This project started way back in the Summer… ages ago. A collaboration with my stained glass friend Peter. A design and painting project that Peter thought I might quite like.
Foxgloves he said, and perhaps a wall.
Do they have wings? said I.
Haha…crack on he said, you can do it.
The client said yes to my initial doodle whilst I inwardly quaked at the sizes Peter had quoted me! (thinking, I’m going to need a considerably bigger bench!)
I sketched things bigger and we visited site and when the sheet was pinned to the walls of the clients kitchen, she said yes, yes, yes.
(Darn it – I’m going to have to see this through then).
The site visit and meet with the client was great. Now I had a feel for the location and orientation; the colour of the stone; the architecture of the building and a rough idea of likes and dislikes.
(Oh yeah, good to go now!!)
(How I overcome my fear of that huge sheet of paper?)
A friend was helpful. Take a look at Georgia O Keefe, he said, think about your lines and shapes and let the detail come later.
So. Fortunately, I was able to ponder and draw and redraw lines over a good length of time. I studied undergrowth. I looked closely at foxgloves. I stacked up wee chips of coloured glass in my window and so settled on a palette.
With lines refined and glass delivered I was ready to start cutting.
This project was in fact three windows. A front door panel measuring 760W x 1065D and two sidelights measuring 400w x 1065d for an entrance in a new build house – the house being named Foxglove. The two neighboring houses, which the client had also built, were called Briar Rose and Thistledown – beautiful, said I, how about I use those blooms in the two side panels. And so that was agreed.
And I planned rambling brambles to scramble along the bottom of each.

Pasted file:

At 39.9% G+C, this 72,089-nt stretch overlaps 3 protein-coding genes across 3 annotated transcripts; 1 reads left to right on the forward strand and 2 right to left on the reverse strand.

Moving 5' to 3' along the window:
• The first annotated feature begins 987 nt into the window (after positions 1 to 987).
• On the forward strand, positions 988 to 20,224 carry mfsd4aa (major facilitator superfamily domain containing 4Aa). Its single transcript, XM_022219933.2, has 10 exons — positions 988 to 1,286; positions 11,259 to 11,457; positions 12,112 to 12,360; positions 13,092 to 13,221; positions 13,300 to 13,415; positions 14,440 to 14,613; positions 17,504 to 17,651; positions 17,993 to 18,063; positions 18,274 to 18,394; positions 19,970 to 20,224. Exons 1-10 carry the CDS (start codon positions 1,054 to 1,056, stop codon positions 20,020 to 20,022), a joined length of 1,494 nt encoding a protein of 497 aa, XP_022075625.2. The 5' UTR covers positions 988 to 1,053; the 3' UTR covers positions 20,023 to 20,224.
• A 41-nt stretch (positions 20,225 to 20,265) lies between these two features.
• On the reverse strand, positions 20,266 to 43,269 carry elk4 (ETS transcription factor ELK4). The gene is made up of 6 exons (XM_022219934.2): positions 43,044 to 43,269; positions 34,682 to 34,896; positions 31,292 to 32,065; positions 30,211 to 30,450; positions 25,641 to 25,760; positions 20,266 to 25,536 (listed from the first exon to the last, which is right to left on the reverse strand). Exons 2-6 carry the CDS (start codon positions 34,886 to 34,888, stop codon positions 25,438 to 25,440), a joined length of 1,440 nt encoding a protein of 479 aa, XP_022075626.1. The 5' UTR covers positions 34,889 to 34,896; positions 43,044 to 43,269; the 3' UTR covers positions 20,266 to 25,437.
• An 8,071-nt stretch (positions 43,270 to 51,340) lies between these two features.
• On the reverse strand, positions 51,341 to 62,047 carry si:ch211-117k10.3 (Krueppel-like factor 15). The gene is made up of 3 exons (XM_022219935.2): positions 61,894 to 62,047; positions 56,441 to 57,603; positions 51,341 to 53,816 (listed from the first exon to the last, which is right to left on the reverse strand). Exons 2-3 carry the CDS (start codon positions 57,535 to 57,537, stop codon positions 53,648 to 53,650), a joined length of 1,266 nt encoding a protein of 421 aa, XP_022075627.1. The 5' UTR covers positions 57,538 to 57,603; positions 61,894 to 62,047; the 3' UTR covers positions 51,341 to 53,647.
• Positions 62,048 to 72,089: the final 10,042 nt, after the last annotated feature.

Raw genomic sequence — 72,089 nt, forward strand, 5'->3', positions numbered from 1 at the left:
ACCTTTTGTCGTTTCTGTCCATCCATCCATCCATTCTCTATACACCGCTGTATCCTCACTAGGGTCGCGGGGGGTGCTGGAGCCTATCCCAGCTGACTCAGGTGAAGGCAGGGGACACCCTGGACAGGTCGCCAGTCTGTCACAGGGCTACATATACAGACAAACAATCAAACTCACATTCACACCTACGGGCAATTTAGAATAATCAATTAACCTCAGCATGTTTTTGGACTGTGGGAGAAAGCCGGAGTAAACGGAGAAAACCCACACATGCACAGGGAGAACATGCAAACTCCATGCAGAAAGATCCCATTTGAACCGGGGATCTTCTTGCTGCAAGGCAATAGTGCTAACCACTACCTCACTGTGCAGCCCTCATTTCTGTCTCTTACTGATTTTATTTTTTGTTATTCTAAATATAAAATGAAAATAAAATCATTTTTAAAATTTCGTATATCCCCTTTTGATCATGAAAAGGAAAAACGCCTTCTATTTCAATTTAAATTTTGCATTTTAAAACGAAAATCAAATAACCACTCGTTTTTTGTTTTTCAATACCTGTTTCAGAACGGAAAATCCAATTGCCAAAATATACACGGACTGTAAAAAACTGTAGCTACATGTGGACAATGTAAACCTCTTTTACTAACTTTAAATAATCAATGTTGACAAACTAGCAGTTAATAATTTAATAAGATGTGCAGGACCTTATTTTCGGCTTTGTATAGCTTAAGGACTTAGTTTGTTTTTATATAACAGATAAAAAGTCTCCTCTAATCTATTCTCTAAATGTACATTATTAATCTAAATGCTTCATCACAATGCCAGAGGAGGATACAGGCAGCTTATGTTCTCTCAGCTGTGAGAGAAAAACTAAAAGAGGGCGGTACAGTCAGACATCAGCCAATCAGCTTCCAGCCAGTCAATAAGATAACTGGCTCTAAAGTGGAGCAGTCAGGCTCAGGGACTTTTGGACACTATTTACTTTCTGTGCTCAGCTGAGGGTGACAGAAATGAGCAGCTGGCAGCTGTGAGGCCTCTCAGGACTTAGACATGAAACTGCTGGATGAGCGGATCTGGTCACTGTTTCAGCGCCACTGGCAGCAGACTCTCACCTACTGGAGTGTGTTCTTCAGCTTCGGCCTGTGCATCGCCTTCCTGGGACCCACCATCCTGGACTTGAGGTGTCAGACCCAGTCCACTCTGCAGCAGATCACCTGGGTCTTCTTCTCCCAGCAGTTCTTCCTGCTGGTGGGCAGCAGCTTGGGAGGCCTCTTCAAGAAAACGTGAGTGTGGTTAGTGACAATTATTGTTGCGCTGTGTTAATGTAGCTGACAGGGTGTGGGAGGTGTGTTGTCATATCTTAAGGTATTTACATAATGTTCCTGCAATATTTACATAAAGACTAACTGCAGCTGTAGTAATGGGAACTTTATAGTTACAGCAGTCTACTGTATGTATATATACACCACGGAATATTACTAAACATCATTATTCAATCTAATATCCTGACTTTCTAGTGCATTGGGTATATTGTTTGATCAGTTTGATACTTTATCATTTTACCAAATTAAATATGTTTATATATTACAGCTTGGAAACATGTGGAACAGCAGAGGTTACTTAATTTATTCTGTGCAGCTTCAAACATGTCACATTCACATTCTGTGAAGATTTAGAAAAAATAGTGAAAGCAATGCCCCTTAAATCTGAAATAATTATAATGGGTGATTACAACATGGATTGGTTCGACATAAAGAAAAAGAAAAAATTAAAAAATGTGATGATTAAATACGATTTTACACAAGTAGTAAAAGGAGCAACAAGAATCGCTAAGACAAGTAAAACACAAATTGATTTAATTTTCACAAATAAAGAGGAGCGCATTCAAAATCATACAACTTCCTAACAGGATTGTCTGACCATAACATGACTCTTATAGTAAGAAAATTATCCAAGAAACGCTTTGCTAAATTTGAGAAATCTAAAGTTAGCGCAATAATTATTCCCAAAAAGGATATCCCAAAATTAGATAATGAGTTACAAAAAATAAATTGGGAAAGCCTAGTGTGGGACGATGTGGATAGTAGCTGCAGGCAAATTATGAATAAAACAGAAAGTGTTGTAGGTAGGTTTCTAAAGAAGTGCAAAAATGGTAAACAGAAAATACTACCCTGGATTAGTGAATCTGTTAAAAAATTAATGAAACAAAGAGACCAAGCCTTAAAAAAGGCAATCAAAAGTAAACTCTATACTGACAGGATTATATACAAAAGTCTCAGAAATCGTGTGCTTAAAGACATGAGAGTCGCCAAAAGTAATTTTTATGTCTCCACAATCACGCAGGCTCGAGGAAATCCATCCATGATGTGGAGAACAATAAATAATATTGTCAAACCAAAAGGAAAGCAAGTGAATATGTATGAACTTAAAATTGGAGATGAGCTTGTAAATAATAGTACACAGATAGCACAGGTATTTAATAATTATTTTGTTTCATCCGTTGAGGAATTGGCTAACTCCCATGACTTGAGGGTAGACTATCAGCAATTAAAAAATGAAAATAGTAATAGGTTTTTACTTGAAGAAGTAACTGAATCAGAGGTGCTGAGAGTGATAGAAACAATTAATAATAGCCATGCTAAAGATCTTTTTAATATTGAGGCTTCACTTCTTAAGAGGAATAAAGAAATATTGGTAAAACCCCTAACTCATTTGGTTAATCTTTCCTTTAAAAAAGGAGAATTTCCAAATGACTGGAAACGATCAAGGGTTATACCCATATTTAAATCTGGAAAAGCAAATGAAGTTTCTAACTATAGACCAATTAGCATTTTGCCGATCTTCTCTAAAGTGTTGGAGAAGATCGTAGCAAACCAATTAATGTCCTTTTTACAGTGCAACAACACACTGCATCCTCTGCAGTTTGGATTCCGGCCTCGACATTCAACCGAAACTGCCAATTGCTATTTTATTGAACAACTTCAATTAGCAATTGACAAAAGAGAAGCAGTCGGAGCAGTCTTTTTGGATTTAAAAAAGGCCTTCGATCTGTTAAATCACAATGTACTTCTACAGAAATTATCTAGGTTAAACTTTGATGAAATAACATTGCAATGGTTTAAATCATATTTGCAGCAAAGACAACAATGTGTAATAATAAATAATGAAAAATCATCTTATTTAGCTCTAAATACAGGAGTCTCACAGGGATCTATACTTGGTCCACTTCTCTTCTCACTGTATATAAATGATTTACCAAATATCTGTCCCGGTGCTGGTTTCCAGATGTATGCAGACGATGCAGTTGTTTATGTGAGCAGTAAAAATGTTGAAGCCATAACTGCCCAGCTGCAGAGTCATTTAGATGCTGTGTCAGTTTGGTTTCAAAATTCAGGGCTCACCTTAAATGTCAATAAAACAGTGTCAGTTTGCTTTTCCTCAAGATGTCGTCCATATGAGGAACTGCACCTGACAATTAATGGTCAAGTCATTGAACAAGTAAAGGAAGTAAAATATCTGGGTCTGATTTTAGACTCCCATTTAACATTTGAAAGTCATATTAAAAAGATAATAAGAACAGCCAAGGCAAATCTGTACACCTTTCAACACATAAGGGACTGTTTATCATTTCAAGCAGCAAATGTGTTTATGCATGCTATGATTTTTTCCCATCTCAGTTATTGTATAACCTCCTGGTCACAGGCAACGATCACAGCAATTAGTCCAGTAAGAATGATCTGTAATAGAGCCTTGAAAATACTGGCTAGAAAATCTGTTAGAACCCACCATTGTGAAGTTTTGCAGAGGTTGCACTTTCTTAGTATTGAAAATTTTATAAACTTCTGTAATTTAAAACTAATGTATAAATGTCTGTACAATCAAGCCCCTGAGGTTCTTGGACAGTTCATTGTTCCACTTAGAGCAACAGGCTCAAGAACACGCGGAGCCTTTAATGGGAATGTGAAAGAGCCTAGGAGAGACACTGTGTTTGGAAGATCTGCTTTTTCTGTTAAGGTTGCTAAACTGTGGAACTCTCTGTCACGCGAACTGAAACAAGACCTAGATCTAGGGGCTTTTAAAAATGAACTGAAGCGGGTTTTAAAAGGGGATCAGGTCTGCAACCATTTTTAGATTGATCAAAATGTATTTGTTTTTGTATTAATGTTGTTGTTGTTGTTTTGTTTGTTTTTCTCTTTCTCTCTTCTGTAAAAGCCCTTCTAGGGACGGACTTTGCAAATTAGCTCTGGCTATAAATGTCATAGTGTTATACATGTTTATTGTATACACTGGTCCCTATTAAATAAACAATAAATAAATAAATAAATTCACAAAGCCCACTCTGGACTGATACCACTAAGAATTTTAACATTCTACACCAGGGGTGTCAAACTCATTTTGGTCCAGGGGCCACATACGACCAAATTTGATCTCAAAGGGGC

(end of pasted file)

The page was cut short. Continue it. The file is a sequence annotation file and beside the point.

So, when I started to cut I was happy to start on one of the smaller(!!) side panels (still the biggest thing I had ever done). So Briar Rose I chose to start on.
I built up the detail using layers of paint. And so the start of many, many late nights on the light box with Gideon Coe on 6 for company – happy days. Matting, scraping, scrubbing, painting and splattering until I was satisfied.
Then fire in my kiln. There were a few mistakes (aren’t there always!). The red I had selected for blackberries was too harsh so I swapped in an easier on the eye purple. Re-fire and yes, I was happy.
Next the foxgloves. Initially I used the same pink as for the roses but somehow it was too tame. I returned to that gorgeous piece of handmade pink-gold from EAG that I have been hording and stroking for ages. Perhaps its moment had arrived!
I painted two sets of samples and surprise, surprise, went for the none tame option. Beautiful, beautiful shocking pink foxgloves – a bold centerpiece statement.
The prickly thistles was the panel I was really looking forward to though. How to make some bits look untouchable and other bits light as, well, thistledown. Careful matting, scrubbing, re-matting and line that how.
Have I said I loved, really loved, painting these panels. It was so all-absorbing. Challenging and experimental and the steepest learning curve I have been on a for a while, (and, well, I do like steep hills!).
So all-fired, (some re-fired) (some clumsy breaks – doh) but then ready for leading.
I was delighted when Peter said he was happy for me to do the build. I would have been reluctant to part with all my pieces at this stage. And so, the bench extension (or elevation, in actual fact). A visit to TP’s and I built a new staged top to sit atop my trestle. Hey, it is now the perfect height. Why did I not do this years ago!
I asked advice from my friend at Pendle Stained Glass with regards strengthening and he suggested steels in the border and 8mm lead throughout. (That took some stretching I can tell you!) But it was great. The 8mm lead added strength and strong line to panels of this size. Perfect.
Leadwork. So satisfying. Thinking about which lines to flow through and where to put the joints. The don the mask and do the soldering. Nerve racking flipping these panels to solder the underside, I tell you.
Finally, the last stage, grouting and polishing. I invested in a new bristle brush (far too big a job for using fingers!) and slopped it on. Pushed it into gaps, dusted on the whiting, flipped and repeated – for all three panels. I left to firm up before scraping off the excess and polishing and polishing, and just for good measure – more polishing. A physical part of the job – tired shoulders and embarrassing fingernails.
And now they have gone. Off to the double glazers with Peter to get encapsulated into double glazed units. But not before I braved propping them in my front window and snapping a few pics.
Illumination. Wow. I’m really happy with these.
Can’t wait to see them in situ!